When you have strong empathy skills, you're able to see things from other people's points of view as well as communicate your understanding of their viewpoints. Empathy isn't the same thing as sympathy or merely being nice. It's a vital interpersonal skill that enables you to forge positive bonds with others – which is essential for success in your personal and professional life.
For example, Tyler, a friend of yours in his 30s whose mother died some years ago, suddenly loses his father to heart disease. Even though your parents are still living, you find yourself imagining what it must be like to lose both your mother and father. You say to Tyler, "I'm so sorry for your loss. I'm sure it was really hard when your mom died. But losing your dad now must be even more painful. I'm guessing that the world must feel like a much lonelier place when both your parents are no longer living."
Your ability to understand Tyler's experience and communicate that understanding provides him a small measure of comfort during a difficult time. Most people deeply appreciate feeling understood by others, and friendships deepen when the partners can experience and express empathy with one another.
Here's another example, this one from the workplace: You're interviewing candidates for a new job in your department, and Marla, one of the interviewees, has struck you as particularly well suited to the role. You feel certain that she would make a valuable addition to your team. But upon extending her a job offer, you learn that Marla has received several offers from rival organizations. You realize that you'll have to work to persuade her to accept your offer.
You speak with her a few more times, specifically in order to learn more details about her. In particular, you ask her about her goals, interests, motivations, and values. You want to get a sense of how she views the work world and her place in it, so you can see things from her point of view. By empathizing with her, you know you can more readily create a compelling case for why she should take the job with your company.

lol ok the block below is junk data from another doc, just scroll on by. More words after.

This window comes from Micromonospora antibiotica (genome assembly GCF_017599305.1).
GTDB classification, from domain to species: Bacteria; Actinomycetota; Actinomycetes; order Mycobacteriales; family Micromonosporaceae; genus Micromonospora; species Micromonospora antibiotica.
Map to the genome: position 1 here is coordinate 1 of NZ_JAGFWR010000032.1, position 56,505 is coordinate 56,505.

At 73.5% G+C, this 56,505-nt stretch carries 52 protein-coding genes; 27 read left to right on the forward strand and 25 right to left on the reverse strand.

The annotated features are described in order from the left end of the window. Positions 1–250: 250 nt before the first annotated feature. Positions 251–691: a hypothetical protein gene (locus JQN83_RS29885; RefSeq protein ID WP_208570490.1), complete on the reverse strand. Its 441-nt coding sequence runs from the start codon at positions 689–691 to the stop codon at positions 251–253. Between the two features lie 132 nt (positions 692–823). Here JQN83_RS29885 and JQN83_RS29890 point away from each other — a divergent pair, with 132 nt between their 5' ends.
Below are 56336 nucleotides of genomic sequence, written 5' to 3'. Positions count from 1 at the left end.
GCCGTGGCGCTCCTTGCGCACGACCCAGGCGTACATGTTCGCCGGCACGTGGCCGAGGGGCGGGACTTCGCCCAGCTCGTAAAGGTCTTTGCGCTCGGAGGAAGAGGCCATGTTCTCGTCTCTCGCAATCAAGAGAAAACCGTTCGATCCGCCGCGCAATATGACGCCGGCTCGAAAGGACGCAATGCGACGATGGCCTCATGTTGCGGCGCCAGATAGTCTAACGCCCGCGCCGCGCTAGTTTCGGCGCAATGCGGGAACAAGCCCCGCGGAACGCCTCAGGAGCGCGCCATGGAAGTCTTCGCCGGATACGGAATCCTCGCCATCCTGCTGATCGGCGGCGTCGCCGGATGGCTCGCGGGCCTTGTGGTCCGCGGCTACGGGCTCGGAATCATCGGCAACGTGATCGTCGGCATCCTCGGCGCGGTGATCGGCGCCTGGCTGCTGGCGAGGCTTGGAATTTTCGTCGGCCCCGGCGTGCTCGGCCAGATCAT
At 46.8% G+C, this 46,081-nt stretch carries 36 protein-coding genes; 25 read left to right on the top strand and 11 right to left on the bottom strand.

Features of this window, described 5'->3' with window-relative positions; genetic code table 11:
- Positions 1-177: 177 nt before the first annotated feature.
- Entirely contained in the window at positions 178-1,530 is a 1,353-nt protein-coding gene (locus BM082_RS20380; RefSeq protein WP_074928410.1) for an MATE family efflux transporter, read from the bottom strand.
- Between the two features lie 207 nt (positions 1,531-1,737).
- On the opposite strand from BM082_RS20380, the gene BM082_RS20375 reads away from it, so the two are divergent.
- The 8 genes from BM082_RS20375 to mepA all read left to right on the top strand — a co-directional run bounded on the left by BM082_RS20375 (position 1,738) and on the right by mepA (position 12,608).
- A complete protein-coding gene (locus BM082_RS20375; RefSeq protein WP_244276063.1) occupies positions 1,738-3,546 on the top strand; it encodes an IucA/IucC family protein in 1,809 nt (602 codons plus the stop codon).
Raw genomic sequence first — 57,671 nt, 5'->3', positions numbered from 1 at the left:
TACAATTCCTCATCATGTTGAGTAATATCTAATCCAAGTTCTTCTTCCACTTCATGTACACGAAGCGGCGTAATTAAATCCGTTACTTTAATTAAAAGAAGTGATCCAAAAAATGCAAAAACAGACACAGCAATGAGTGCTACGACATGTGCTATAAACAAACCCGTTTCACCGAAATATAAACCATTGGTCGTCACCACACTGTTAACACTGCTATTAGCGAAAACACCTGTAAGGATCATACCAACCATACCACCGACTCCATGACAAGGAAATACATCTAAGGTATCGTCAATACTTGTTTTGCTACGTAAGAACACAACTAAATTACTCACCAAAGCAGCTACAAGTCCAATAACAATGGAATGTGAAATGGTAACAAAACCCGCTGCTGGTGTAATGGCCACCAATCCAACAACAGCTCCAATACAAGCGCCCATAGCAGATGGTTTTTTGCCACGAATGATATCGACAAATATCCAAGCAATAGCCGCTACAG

For instance, you discover through your conversations with Marla that she greatly enjoys learning new things and forging close friendships with the people she works with. In your renewed effort to persuade her to accept your offer, you emphasize the developmental opportunities she will have with your team, as well as the unusually intense camaraderie that infuses your department. After weighing her various opportunities, Marla decides to go with your company.
There are many ways to strengthen your empathy skills. Here are just a few examples:
Potential useful titles include Working with Emotional Intelligence by Daniel Goleman, Creating Harmonious Relationships: A Practical Guide to the Power of True Empathy by Andrew Lecompte, and Emotional Intelligence: Why It Can Matter More Than IQ by Daniel Goleman.
Examples include the "Practicing Empathy" module offered through www.wildmind.org. Your company may have purchased a site license for such e-learning programs. Or, you may be able to buy a CD containing modules of interest as well as participate in them online or download them from the developer. Some developers charge a fee for participation in the courses they offer; others offer modules for free.
Find someone who you view as having particularly strong empathy skills. Ask this person how he or she has strengthened this ability.
Your company may offer such learning opportunities or may be willing to reimburse your tuition if you take such a course through another organization. Local university extension programs, as well as continuing education programs, may offer such workshops and courses.
When trying to see things from another person's standpoint, put together everything you know about the person and form a kind of inner picture of her. Based on that picture, envision what the world looks like through her eyes. Given what's going on in that person's life right now, how do you think she is feeling? What might this individual's dreams and challenges be? What most motivates this person, and what is she looking for most from the workplace? Ask yourself what your answers to these questions suggest about how you might best interact with this individual in a particular situation.
The more actively you listen to others – hearing what they're saying without judging them or preparing your response – the more you learn about their points of view. To practice active listening, try turning off your "internal judge" when someone else is speaking. That is, take in what he or she is saying, but without drawing conclusions and without rehearsing what you'll say when it's your turn to talk. Paraphrase what you're hearing ("So what you're saying is you're interested in taking on new challenges") to give the person the opportunity to correct any misunderstanding on your part.
Ask yourself, "What do I know about this person from both past experience and intuition?" Based on your answers, determine how best to interact with him or her in each situation. For example, drawing on your knowledge of Susan, do you think she would enjoy joining a task force to feel part of the group? Given how she has responded to assignments involving analysis of information, would that new project you've like to delegate appeal to her?
Strengthening your empathy skills takes practice. But the results are well worth the effort. The recommendations listed above can help you hone this essential life skill.